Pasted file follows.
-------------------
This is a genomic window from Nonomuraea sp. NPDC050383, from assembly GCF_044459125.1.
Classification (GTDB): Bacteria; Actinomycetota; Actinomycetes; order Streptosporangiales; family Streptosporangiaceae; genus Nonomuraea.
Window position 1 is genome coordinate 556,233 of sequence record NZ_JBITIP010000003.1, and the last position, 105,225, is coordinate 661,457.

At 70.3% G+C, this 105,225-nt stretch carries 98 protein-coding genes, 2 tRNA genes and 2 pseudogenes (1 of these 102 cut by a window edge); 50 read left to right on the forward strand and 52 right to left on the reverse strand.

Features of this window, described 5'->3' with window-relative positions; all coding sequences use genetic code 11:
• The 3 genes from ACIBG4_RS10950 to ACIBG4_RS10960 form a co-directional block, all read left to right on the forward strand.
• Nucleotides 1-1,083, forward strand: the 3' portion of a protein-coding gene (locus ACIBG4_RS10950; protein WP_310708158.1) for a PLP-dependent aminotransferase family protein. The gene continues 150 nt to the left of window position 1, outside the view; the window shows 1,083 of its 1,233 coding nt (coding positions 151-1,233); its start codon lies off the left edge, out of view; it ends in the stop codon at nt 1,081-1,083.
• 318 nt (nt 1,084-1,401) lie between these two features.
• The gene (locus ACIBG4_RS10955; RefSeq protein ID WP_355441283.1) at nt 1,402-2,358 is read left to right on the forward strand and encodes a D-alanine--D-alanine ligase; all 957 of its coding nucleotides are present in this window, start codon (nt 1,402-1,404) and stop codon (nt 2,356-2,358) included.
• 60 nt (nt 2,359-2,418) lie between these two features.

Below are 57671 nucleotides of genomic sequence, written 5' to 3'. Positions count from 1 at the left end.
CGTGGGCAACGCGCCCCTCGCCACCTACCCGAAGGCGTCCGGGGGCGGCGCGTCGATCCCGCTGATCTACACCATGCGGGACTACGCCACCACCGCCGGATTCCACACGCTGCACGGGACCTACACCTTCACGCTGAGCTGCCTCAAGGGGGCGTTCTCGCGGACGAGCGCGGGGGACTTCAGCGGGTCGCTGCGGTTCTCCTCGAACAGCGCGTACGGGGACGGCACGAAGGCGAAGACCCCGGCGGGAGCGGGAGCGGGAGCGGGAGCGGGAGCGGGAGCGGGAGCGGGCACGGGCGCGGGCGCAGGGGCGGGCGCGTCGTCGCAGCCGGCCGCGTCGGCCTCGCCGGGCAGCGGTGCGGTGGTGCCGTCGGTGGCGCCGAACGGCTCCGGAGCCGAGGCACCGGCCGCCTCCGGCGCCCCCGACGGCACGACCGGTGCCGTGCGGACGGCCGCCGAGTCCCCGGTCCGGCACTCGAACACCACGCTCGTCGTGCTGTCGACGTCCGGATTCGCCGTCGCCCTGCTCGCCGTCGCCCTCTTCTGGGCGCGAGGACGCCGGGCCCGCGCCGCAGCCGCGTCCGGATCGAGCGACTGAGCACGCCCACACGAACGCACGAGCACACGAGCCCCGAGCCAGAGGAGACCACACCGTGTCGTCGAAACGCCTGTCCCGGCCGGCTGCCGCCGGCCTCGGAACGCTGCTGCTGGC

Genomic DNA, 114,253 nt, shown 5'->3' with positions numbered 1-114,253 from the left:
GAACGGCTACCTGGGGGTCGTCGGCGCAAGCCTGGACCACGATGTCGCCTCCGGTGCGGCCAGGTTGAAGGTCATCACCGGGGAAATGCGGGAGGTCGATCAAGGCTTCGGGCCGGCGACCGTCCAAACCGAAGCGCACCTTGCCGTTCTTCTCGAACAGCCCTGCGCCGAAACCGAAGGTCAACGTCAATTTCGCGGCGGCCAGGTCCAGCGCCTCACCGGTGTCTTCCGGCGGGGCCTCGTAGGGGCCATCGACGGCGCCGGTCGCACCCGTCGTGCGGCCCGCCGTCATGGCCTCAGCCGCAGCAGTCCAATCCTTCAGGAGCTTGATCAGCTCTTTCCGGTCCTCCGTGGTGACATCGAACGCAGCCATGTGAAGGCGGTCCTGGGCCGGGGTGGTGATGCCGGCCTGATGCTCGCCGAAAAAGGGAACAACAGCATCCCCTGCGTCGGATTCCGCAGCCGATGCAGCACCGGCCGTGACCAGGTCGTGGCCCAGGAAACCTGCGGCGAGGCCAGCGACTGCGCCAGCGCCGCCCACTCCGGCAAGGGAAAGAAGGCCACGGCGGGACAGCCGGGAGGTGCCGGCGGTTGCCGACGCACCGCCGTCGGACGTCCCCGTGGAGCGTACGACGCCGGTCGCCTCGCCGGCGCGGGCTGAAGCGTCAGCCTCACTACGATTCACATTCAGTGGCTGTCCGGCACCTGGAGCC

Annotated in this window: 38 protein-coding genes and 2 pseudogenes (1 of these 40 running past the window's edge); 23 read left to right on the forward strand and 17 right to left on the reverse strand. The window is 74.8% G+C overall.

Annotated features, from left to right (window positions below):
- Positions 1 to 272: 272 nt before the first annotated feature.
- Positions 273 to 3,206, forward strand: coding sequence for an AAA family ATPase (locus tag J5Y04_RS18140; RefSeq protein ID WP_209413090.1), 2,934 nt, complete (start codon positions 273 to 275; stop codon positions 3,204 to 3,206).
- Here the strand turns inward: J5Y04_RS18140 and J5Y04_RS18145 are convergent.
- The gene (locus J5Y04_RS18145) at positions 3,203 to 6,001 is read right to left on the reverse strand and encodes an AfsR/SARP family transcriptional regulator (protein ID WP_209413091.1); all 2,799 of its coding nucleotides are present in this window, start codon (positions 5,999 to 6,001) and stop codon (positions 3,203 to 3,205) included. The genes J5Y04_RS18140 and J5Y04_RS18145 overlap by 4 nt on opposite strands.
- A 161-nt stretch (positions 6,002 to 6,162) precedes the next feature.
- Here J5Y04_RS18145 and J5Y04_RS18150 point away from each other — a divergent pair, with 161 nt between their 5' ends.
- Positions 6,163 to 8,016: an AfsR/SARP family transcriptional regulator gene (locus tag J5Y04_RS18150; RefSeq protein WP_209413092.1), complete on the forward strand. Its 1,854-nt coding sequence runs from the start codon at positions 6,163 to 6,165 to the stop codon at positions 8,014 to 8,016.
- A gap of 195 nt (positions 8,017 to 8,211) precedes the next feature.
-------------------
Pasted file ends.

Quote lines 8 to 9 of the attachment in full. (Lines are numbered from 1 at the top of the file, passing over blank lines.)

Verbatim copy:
• 318 nt (nt 1,084-1,401) lie between these two features.
• The gene (locus ACIBG4_RS10955; RefSeq protein ID WP_355441283.1) at nt 1,402-2,358 is read left to right on the forward strand and encodes a D-alanine--D-alanine ligase; all 957 of its coding nucleotides are present in this window, start codon (nt 1,402-1,404) and stop codon (nt 2,356-2,358) included.